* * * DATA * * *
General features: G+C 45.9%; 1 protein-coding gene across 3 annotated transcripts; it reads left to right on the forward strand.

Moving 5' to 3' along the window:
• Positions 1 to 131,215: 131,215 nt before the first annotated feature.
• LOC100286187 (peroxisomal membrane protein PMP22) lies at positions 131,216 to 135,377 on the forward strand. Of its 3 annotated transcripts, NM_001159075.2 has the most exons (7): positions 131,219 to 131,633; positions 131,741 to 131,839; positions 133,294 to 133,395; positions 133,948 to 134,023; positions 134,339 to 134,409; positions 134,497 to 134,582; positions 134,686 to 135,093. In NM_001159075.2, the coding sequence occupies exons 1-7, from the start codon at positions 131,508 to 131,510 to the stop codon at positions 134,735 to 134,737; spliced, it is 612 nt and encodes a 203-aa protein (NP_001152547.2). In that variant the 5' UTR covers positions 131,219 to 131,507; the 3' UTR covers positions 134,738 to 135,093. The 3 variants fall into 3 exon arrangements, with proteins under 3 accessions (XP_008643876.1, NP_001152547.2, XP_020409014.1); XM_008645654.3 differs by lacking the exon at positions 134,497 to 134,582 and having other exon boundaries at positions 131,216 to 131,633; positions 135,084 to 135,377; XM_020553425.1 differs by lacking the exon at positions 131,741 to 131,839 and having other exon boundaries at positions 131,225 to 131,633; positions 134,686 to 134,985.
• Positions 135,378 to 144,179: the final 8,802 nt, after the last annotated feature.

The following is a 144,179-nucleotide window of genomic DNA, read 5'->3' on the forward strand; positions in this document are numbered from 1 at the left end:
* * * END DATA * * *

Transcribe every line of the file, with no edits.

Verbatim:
General features: G+C 45.9%; 1 protein-coding gene across 3 annotated transcripts; it reads left to right on the forward strand.

Moving 5' to 3' along the window:
• Positions 1 to 131,215: 131,215 nt before the first annotated feature.
• LOC100286187 (peroxisomal membrane protein PMP22) lies at positions 131,216 to 135,377 on the forward strand. Of its 3 annotated transcripts, NM_001159075.2 has the most exons (7): positions 131,219 to 131,633; positions 131,741 to 131,839; positions 133,294 to 133,395; positions 133,948 to 134,023; positions 134,339 to 134,409; positions 134,497 to 134,582; positions 134,686 to 135,093. In NM_001159075.2, the coding sequence occupies exons 1-7, from the start codon at positions 131,508 to 131,510 to the stop codon at positions 134,735 to 134,737; spliced, it is 612 nt and encodes a 203-aa protein (NP_001152547.2). In that variant the 5' UTR covers positions 131,219 to 131,507; the 3' UTR covers positions 134,738 to 135,093. The 3 variants fall into 3 exon arrangements, with proteins under 3 accessions (XP_008643876.1, NP_001152547.2, XP_020409014.1); XM_008645654.3 differs by lacking the exon at positions 134,497 to 134,582 and having other exon boundaries at positions 131,216 to 131,633; positions 135,084 to 135,377; XM_020553425.1 differs by lacking the exon at positions 131,741 to 131,839 and having other exon boundaries at positions 131,225 to 131,633; positions 134,686 to 134,985.
• Positions 135,378 to 144,179: the final 8,802 nt, after the last annotated feature.

The following is a 144,179-nucleotide window of genomic DNA, read 5'->3' on the forward strand; positions in this document are numbered from 1 at the left end: